The Ultimate Guide to Asking for a Raise

John Krautzel
Posted by

Thanks to a strong labor market in 2018, companies are slowly increasing salaries for employees. Keep this in mind if you plan on getting a raise to reward your hard work. Discover this handy guide for how to talk to your supervisor about earning more money for your position.


Getting a raise is all about timing. Before you consider having a conversation with your boss, research your company's policy with regards to raises. Does your employer grant raises once per year, at the end of the year, or do they happen on people's work anniversaries? Does the company only work cost-of-living increases, or can you get a raise based on your merit and performance? Take a look at the employee manual or ask human resources for guidance.

In some instances, you may find that raises happen more often. If you're in a competitive industry, such as tech, where companies vie for top talent on a regular basis, getting a raise may occur every time there's a huge void to fill. When you're an all-star performer, your boss might consider rewarding you for your stellar efforts. If you work in retail or food service, you might earn a raise every six months, but that's usually less than a dollar per hour.

When to Ask About Getting a Raise

A major performance review isn't the best time to ask for a raise. This conversation should happen apart from your boss talking about your hard work. Discuss a raise when your company is setting the budget for the upcoming year. Your employer usually sets aside a certain amount of money for raises. If you want your position to have that budgeted money, you should talk to your manager during the budgeting process. For that, you need to know the timing of your firm's fiscal year.

How to Negotiate a Raise

Research your request ahead of time. That way, you back up your raise with hard numbers. Analyze your industry and the local area's cost of living to show what other people in your position make as a salary. This research lets you put an exact figure on how much more you want to make per year. You can also research your own company's hiring practices by looking at job descriptions versus your job duties.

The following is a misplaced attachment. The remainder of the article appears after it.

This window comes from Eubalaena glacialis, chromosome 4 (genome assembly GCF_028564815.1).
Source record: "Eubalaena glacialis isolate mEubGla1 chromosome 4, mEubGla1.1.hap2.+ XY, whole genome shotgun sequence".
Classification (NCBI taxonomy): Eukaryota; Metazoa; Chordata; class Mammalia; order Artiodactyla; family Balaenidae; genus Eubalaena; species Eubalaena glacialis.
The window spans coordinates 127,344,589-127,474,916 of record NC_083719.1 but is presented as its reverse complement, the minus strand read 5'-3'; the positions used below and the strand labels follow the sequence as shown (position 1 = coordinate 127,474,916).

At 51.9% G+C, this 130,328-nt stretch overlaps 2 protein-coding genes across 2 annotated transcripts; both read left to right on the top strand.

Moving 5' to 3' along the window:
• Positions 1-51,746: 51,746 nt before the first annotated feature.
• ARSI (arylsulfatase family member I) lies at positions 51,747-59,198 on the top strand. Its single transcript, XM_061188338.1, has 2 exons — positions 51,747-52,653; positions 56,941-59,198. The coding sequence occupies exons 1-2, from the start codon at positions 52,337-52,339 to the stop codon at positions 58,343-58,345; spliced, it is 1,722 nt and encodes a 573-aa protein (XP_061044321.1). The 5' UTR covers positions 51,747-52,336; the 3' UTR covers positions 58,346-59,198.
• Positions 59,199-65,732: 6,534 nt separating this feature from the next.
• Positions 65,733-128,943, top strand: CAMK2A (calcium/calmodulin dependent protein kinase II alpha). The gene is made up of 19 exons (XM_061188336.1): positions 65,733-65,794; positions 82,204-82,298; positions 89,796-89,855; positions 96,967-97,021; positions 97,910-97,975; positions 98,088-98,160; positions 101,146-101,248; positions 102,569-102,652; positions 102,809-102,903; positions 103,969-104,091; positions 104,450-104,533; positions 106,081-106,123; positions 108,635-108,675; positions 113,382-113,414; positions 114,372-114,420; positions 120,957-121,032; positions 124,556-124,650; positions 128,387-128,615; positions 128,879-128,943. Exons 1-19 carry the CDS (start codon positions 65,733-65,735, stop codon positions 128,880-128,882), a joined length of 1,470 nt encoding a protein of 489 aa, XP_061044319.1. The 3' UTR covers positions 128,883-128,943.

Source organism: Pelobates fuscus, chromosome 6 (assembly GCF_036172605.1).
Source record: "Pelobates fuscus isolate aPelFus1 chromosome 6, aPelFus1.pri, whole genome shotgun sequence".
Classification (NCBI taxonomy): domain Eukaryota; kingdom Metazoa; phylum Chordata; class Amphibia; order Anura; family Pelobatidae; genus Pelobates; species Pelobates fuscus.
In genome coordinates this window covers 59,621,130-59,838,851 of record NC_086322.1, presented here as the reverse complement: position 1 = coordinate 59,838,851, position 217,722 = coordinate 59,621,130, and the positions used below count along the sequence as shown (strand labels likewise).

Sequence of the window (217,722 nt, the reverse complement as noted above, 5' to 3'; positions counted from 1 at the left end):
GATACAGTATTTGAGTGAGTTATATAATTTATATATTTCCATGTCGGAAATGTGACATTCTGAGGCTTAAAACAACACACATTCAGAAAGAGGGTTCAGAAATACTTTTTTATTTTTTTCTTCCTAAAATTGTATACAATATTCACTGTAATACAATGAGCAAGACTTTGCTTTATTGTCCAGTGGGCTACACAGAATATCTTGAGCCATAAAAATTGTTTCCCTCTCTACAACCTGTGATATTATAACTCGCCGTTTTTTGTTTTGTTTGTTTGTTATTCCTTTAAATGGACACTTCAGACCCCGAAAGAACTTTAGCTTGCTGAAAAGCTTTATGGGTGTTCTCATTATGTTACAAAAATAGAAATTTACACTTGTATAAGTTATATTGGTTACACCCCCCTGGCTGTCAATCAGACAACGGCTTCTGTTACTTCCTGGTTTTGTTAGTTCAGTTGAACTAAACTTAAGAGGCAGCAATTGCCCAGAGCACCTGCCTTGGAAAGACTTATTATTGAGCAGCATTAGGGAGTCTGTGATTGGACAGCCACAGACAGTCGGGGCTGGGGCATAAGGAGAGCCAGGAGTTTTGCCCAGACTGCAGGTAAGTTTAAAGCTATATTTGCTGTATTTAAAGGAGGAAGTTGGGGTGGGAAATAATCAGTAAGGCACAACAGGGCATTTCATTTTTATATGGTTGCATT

If you see other people making higher salaries than you, yet you perform much the same work as they do, then you might have a case for a raise. Talk to people in your field to help assess the market value of your job. Getting a raise depends on what you do compared to other people in similar positions.

Gauge your current responsibilities within the company and look at your accomplishments since your last pay increase. Positive reviews help in this regard, too. You should be able to point to hard data, such as sales increases, better productivity or increased output from your position, that denotes how your hard work leads to a better bottom line for your company.

Getting a raise involves timing and hard data to back up your request. Use this handy guide as a stepping stone for a higher salary when you feel the timing is right. Do you have any techniques for asking your supervisor for a pay increase?

Photo courtesy of yodiyim at


Become a member to take advantage of more features, like commenting and voting.

Jobs to Watch